My Heavenly Favorite: A Novel

Image of My Heavenly Favorite: A Novel
Release Date: 
March 5, 2024
Graywolf Press
Reviewed by: 

It’s impossible to discuss Lucas Rijneveld’s My Heavenly Favorite without discussing Vladimir Nabokov’s Lolita. Told in an epistolary style from the perspective of the perpetrator directly to his “favorite,” his “fugitive,” his “porcelain girl,” his “chosen one” (the list goes on), the reader experiences the narrator’s crimes through the distortions of their creator. “Rijneveld refracts the contours of the Lolita story with a kind of perverse glee,” reads the summary on the back of the book. Well said.

In his exploration of Nabokov’s Lolita, scholar John Lennard documents some early responses to the novel’s publication. A reviewer for the London Sunday Express deemed Lolita, “the filthiest book I have ever read.” A New York Times review called it “dull, dull, dull in a pretentious, florid, archly fatuous fashion,” as well as naming it “repulsive . . . highbrow pornography.” Esteemed novelist Evelyn Waugh judged it simply, “Smut.”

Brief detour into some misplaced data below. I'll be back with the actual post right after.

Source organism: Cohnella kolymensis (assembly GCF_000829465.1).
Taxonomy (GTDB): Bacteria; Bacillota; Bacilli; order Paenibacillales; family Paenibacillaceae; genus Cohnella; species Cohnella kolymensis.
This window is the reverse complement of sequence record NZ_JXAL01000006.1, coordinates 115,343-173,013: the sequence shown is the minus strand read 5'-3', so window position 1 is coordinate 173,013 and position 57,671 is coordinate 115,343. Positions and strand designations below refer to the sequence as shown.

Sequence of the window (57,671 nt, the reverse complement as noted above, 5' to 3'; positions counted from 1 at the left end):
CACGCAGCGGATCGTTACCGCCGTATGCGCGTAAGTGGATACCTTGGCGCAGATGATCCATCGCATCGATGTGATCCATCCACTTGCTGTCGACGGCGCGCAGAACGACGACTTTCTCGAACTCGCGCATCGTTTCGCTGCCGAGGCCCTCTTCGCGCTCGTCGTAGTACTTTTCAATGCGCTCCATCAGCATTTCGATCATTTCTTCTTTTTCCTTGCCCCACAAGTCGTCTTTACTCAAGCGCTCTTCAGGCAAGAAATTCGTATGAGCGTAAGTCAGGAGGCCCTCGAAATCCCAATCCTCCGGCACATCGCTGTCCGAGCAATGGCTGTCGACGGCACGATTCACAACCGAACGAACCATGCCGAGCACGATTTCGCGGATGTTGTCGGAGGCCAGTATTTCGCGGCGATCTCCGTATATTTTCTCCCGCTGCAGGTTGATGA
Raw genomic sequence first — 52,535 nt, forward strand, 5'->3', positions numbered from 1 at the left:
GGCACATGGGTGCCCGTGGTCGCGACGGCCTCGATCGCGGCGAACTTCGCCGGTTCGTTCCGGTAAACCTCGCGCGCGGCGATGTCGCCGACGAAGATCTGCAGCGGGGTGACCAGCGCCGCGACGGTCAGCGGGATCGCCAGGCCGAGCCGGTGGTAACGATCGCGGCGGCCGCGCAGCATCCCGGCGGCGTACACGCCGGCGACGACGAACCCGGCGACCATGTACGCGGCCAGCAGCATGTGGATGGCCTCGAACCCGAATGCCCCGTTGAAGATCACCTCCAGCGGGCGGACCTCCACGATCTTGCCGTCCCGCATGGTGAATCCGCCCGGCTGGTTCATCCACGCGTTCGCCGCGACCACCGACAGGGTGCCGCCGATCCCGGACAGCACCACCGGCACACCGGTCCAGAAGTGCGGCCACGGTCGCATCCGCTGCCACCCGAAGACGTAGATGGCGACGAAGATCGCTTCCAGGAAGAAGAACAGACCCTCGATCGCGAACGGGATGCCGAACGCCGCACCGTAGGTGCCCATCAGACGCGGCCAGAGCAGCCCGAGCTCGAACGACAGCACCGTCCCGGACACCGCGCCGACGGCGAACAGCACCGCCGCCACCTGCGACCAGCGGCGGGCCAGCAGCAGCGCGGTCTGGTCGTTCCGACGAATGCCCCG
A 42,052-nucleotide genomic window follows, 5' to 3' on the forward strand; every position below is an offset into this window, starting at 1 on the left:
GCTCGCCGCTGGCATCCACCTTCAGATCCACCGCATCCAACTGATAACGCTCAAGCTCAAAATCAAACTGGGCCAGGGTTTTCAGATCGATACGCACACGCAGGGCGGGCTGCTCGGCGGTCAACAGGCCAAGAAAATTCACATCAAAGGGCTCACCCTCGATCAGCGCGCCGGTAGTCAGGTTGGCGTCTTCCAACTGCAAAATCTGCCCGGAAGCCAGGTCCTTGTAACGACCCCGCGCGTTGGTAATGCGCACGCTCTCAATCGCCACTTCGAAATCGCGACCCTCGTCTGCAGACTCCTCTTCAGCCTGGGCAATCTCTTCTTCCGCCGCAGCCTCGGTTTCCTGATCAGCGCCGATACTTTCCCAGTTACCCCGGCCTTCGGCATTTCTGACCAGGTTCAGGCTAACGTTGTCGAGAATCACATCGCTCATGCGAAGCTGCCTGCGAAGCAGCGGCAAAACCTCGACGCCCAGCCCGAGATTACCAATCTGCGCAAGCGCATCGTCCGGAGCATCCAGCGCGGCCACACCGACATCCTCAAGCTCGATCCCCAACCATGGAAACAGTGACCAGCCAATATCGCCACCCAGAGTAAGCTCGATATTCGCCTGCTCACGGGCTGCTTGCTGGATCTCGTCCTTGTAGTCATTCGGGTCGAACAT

Lennard goes on to analyze what it is that offends the reader: is it the theme of pedophilia or the treatment of that theme? Likely, it’s both, which applies to Rijneveld’s novel, as well. The content is haunting, deplorable, devastating, but the treatment of that content is just as jarring.

Both novels imbue their narrators with witty intellect and keen observational powers. As awful as both men are, they’re still interesting to listen to. Both novels also give backstories to their monstrous anti-heroes. Nabokov’s Humbert loses his first young love and Rijneveld’s “Kurt” is a victim of his mother’s sexual abuses. Monsters aren’t born, they’re made, and both novels do well to expose that truth. Still, these explanations tread too far into the realm of justification, especially in Rijneveld’s case. The narrator is cognizant of his damage; he trots it out for the reader to see, and—rather than effect any healthy change—he doubles-down on his perversions.

In a rare departure from the Lolita narrative, Rijneveld’s “Kurt” (nicknamed after Kurt Cobain, one of many pop-culture references dotting the text) is married with two sons. There’s an uncomfortable love triangle between the narrator, his oldest son, and the farmer’s daughter, which succeeds in complicating the storyline, but not enhancing it. How could this man have raised two teenage children and found himself in this position?

Or maybe the question is: How could the narrator’s wife and sons have stayed with him as long as they have? Or, how do they stand him at all? Or, what do they possibly find of worth or value? The narrator’s behavior is immeasurably disgraceful, which makes its ultimately unbelievable within the context of his life. The responses of those nearest him are equally inconceivable.